The fact that the evil comes from outside is the fact that Gordon hears a mysterious voice on his first tour of Danvers. This voice is later revealed to be “Simon”, one of Mary Hobbes’ personalities first heard on the tape called Session 9. Is evil somehow within the walls of Danvers himself? Is “Simon” some sort of ancient entity who seeks out “the weak and the wounded” and forces their hands to kill and destroy? On the tape, the doctor asks, “Why did you do that Simon?” referring to Mary killing her family. “Because Mary left me, doc. They still do. This ambiguous answer leads to the second, and perhaps scarier, possibility that the evil is coming from within.

Perhaps beneath all this calm, Gordon was already hiding in his heart a nastiness that he refused to address or even denied existed. When Gordon confesses to Phil that he slapped his wife the night they got the job from Danvers, he is unable to admit the full reality of the situation. He had come home with a bottle of champagne to celebrate, but when he leaned over to say hello, a pot of boiling water on the stove fell on top of him, severely burning his leg. “I don’t know if it was the barking dog. I don’t know if it was Emma who was crying, but I slapped her. He adds, dismayed and barely believing in his actions: “I hit my wife. I love my wife. It was an accident. But I slapped her for it. We soon learn that he has done much more than that.

So what exactly did Gordon take? The film lets us decide. It is one of the beauties of Session 9– ambiguity. It can be seen through the prism of supernatural horror: a dark, creeping terror with spirits and ghosts in the lore of Innocents (1961) or The haunting (1963). On the flip side, the movie can be seen as completely naturalistic with the shadows of human psychology as the real villain.

The art of film emphasizes the tensions of its themes. It was one of the first movies to be shot in HD rather than film, but it’s far better than many movies shot in that format at the time. Director Brad Anderson and director of photography Uta briesewitz makes great use of natural and available light as well as the dark and claustrophobic hallways of their location, making Session 9 an unusual mixture of daylight horror and oppressive, gloomy atmosphere. Scenes of dialogue and monologues are interspersed with images of the peeling paint and crumbling structures of Danvers or the dying grass and buzzing insects on the ground. The sound design and music only add to the untouched nature of the story and visuals. The score is unlike anything found in horror films of the time, which usually came from either Bernard Herrmann Psychosis tradition or the John Carpenter / Alan Howarth synth-laden school. the Climax Golden Twins (Robert millis and Scott Colburn) created a score drawn from the sparse and rediscovered sonic tradition of John Cage and other mid-20se composers of the century. This is something akin to the atonal music used in the original Chainsaw Massacre, which falls somewhere between the score and the sound design, the two often blending into each other.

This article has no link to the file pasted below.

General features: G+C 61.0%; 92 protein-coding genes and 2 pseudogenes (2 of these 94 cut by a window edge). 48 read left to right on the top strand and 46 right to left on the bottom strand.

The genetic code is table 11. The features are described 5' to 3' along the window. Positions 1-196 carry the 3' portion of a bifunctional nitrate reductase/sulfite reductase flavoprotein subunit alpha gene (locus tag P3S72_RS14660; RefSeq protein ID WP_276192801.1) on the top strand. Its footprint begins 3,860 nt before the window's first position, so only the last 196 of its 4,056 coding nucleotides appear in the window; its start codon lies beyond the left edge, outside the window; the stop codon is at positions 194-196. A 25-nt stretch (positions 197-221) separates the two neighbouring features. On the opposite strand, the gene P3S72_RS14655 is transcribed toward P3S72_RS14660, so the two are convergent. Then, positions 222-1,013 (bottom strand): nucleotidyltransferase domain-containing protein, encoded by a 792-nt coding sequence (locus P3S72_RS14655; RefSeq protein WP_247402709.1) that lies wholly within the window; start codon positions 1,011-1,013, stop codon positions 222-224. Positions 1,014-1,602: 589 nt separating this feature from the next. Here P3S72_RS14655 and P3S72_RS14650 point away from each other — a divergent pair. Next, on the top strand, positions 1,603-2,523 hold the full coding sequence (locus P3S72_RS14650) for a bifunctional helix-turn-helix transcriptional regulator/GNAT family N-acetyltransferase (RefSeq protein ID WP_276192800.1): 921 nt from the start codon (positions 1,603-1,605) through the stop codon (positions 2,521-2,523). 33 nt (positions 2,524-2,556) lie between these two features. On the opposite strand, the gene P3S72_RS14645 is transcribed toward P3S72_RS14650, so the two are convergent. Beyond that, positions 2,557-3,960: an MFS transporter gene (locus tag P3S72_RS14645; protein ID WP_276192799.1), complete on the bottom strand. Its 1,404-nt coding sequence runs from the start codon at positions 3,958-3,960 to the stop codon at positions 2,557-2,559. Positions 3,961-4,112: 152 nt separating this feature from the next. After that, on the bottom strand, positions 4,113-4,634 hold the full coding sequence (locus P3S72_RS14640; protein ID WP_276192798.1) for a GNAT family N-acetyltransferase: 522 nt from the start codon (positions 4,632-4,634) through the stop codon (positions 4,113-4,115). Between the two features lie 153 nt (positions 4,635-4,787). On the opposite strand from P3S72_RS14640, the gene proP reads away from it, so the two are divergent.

Session 9 is very different from anything that came out of horror cinema at that time. It was the era of J-horror, big budget movies like Annibal and Others, and the tail of the To cry out imitators. As a result, the distributor USA Films was unsure of what to do with it. Today, Session 9 surely would have been ripped off in the blink of an eye by A24, SpectreVision or some other like-minded independent studio. Instead, he was forced to take the long cult movie road: obscurity, progressive discovery, and lists of the “scariest movies you’ve ever seen.” The film was released in a few small theaters in August 2001, but quickly faded away. It was slowly discovered on DVD over the past few years from rental stores and in the heyday of Netflix DVD. Today, it enjoys cult status as one of the most disturbing films of the century to date.

It is a distinction which Session 9 is worthy to receive, at least from those who have seen it. It’s a constantly overwhelming horror film, deliberately paced but constantly engaging. It slips, almost undetectable, under the skin and lingers. It’s a rare movie that somehow manages to get scarier on repeat viewings. The more the film is viewed, the more details are noticed. The more details we notice, the more the Devil who lives in them reveals himself.